Historical records matching John Hunn, Governor
About John Hunn, Governor
John Hunn (June 23, 1849 – September 1, 1926) was an American businessman and politician from Camden, in Kent County, Delaware. He was a member of the Republican Party who served as Governor of Delaware.
Early life and family
Hunn was born near Odessa, Delaware, son of John and Mary Swallow Hunn. He married Sarah Cowgill Emerson in 1874 and they had one child, Alice. They lived at 3 South Main Street in Camden and were members of the Camden Friends Meeting of the Religious Society of Friends or Quakers.
Hunn's father, also John Hunn, was a noted abolitionist and chief engineer of the Underground Railroad in Delaware. Shortly after the younger John's birth, the family lost their New Castle County farm, "Happy Valley," in a sheriff's sales because of fines assessed for helping runaway slaves. They then went to live with family at Magnolia, Delaware.
Professional and political career
The younger Hunn, known as "Honest John", grew up at Magnolia and Port Royal, South Carolina, where his father was working with the Freedmen's Bureau. In 1876 he returned to Delaware, permanently settled at Camden, Delaware and began operating a merchandized fruit, lumber, and lime business in nearby Wyoming. He maintained this business throughout his life.
At the turn of the twentieth century Delaware was going through a political transformation. Most obvious to the public was the unprecedented division in the Republican Party caused, in part, by the ambitions of J. Edward "Gas" Addicks for a seat in the U.S. Senate. A gas company industrialist, he spent vast amounts of his own fortune to build a Republican Party, primarily for that purpose. Largely successful in heavily Democratic Kent County and Sussex County, he financed the organization of a faction that came to be known as the "Union Republicans." Meanwhile he was making bitter enemies of the New Castle County "Regular Republicans," who considered him nothing more than a carpetbagger from Philadelphia.
Behind the headlines, however, all the effort was making obvious the archaic and corrupt practices that characterized elections and the resultant state government. This caused a consensus to develop that major reform was needed in all areas of state government, but especially in voting procedures, apportionment, and the assignment of various responsibilities to the governor, legislature, and judiciary. The result of the all this was the Constitution of 1897 and the return of two-party politics to Delaware. It also created a state-wide, moderately progressive, Republican Party, which become a state-wide majority, particularly after the 1905 end of the highly personal Addicks controversy.
Governor of Delaware
Hunn was to be an early beneficiary of these developments. As a political newcomer, Hunn was acceptable as a compromise candidate to all Republicans. Running in opposition to the Roman Catholic Wilmington leather merchant, Peter J. Ford, he was able to take advantage of the conservative Democratics, discomfort with Catholicism, and their dislike of the national Presidential candidate, William Jennings Bryan. He handily won the election in 1900 and began a period of Republican occupancy of the Governor's office that lasted for all but eight of the next 60 years.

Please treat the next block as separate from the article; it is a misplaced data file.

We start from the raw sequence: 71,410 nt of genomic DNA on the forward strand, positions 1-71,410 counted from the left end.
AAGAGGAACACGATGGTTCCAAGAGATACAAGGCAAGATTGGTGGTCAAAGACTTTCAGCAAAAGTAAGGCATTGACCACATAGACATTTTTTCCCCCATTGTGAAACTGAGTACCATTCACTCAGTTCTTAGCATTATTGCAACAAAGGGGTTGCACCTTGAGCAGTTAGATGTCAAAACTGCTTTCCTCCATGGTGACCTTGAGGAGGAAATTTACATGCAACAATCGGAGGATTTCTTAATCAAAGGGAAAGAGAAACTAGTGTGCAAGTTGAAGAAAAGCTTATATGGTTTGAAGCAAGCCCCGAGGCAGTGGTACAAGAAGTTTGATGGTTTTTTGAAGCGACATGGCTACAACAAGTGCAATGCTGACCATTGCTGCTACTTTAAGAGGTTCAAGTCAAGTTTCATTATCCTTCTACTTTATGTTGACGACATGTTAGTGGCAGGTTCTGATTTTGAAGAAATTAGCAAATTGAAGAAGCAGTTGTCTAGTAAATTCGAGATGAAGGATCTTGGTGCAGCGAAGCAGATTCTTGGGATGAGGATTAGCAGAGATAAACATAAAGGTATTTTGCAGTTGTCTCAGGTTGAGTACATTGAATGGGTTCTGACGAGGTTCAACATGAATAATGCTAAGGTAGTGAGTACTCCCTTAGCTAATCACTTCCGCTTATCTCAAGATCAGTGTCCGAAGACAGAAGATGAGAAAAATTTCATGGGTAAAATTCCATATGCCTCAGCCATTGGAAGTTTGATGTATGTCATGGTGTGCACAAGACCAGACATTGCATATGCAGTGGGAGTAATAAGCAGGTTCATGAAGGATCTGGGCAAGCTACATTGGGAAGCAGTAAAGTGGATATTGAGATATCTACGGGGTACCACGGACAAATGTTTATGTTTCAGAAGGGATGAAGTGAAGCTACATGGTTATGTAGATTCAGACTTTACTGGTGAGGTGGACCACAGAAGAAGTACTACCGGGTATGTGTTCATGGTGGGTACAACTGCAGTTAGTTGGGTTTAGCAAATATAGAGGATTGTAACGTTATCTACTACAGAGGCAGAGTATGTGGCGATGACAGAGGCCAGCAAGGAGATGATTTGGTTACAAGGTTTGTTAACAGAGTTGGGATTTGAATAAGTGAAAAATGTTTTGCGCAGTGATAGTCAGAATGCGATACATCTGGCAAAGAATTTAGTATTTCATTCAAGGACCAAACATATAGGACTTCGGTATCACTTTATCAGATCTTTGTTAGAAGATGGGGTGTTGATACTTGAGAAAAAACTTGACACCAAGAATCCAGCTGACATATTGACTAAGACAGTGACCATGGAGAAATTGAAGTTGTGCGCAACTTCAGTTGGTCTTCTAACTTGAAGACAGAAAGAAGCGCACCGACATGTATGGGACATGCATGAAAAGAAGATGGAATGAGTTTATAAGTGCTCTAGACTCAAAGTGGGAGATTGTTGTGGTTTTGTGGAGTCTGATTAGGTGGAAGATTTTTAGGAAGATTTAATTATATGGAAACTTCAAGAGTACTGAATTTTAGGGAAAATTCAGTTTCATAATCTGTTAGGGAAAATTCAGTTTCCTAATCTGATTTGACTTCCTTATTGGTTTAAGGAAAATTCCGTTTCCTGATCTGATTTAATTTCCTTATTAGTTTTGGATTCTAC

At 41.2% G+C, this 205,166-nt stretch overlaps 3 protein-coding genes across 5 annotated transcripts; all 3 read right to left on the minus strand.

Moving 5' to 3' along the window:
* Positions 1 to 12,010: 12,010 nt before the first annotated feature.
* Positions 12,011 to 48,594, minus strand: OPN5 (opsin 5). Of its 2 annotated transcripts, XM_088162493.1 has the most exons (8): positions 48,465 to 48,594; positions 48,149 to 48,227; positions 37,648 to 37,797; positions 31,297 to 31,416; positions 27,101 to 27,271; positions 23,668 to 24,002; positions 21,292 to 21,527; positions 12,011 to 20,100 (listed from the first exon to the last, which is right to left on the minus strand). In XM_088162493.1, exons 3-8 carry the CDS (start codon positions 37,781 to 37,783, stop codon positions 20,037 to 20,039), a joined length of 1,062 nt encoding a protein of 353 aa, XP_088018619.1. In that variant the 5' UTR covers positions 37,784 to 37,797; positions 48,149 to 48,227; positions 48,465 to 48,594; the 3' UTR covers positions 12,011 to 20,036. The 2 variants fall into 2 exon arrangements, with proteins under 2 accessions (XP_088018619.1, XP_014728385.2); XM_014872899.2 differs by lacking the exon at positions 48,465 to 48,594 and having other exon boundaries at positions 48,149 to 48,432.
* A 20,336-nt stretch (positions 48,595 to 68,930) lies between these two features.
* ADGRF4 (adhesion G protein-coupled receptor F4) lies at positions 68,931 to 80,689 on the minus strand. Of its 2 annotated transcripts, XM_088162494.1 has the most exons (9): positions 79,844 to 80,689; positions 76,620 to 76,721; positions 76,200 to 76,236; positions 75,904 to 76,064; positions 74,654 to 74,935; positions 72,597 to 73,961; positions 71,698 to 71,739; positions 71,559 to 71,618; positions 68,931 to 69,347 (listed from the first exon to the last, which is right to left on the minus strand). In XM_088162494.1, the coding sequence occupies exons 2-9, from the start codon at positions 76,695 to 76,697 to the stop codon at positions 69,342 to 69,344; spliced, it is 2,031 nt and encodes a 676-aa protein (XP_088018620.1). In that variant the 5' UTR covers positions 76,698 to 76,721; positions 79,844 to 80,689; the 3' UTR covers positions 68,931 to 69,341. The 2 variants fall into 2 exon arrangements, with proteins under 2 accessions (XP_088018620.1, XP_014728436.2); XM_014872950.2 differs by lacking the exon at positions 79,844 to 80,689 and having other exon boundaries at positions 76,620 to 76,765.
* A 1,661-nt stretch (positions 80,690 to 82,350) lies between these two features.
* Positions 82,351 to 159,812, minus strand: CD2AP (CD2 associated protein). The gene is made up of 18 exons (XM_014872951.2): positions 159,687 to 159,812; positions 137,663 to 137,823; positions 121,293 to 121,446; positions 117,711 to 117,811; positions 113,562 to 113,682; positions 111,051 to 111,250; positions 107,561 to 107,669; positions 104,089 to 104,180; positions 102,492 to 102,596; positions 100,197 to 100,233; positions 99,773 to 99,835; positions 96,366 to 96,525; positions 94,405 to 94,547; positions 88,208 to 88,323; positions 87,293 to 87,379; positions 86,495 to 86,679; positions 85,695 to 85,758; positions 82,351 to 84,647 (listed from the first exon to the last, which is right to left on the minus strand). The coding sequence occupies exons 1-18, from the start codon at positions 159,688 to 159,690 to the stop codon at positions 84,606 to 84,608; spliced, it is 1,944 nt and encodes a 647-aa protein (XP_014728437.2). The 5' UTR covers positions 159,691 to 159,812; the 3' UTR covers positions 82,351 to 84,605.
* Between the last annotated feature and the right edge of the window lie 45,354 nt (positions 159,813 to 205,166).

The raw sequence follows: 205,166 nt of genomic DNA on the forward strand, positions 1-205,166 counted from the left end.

Hunn also benefited from being the first Governor elected under Delaware's new Constitution of 1897. As such he enjoyed an authority unknown to Governors since the colonial times. He was thus the first Governor of Delaware to be eligible to serve for two terms and most importantly was the first to be able to veto General Assembly bills; a veto power which included the ability to veto particular items on appropriations bills. He was also the first Governor to serve with an elected Lieutenant Governor.
Along with changes to the Governor's authority, the new Constitution modified the duties of the General Assembly so that it too became more effective. Finally, the responsibility for granting divorces was moved to the courts. Along with the requirement for creating a general incorporation law, the General Assembly eventually produced an incorporation law that laid the basis for the state becoming the preferred national incorporation location and all its associated revenues. And it was during this time that the General Assembly finally ratified the Thirteenth Amendment, Fourteenth Amendment, and Fifteenth Amendment to the U.S. Constitution, thirty-one years after they became law. In spite of all this progress, the General Assembly was unable to resolve the Addicks issue until 1903, with the nationally embarrassing result that Delaware spent two years with no representation at all in the U.S. Senate.
Hunn was the first Governor to seek the admission of women to the Delaware College, now the University of Delaware, and to recommend that a paved highway be constructed the entire length of the state.
Death and legacy
After his term ended, Hunn returned full-time to his business. He died at Camden and is buried there in the Friends Meetinghouse Cemetery, along with his wife and parents. There is a road off U.S. Highway 13 and Loockerman Street in Dover named for him, as well as one in the Manor Park development in New Castle.
Elections are held the first Tuesday after November 1. The Governor takes office the third Tuesday of January and has a four-year term. http://en.wikipedia.org/wiki/John_Hunn_(governor)#Almanac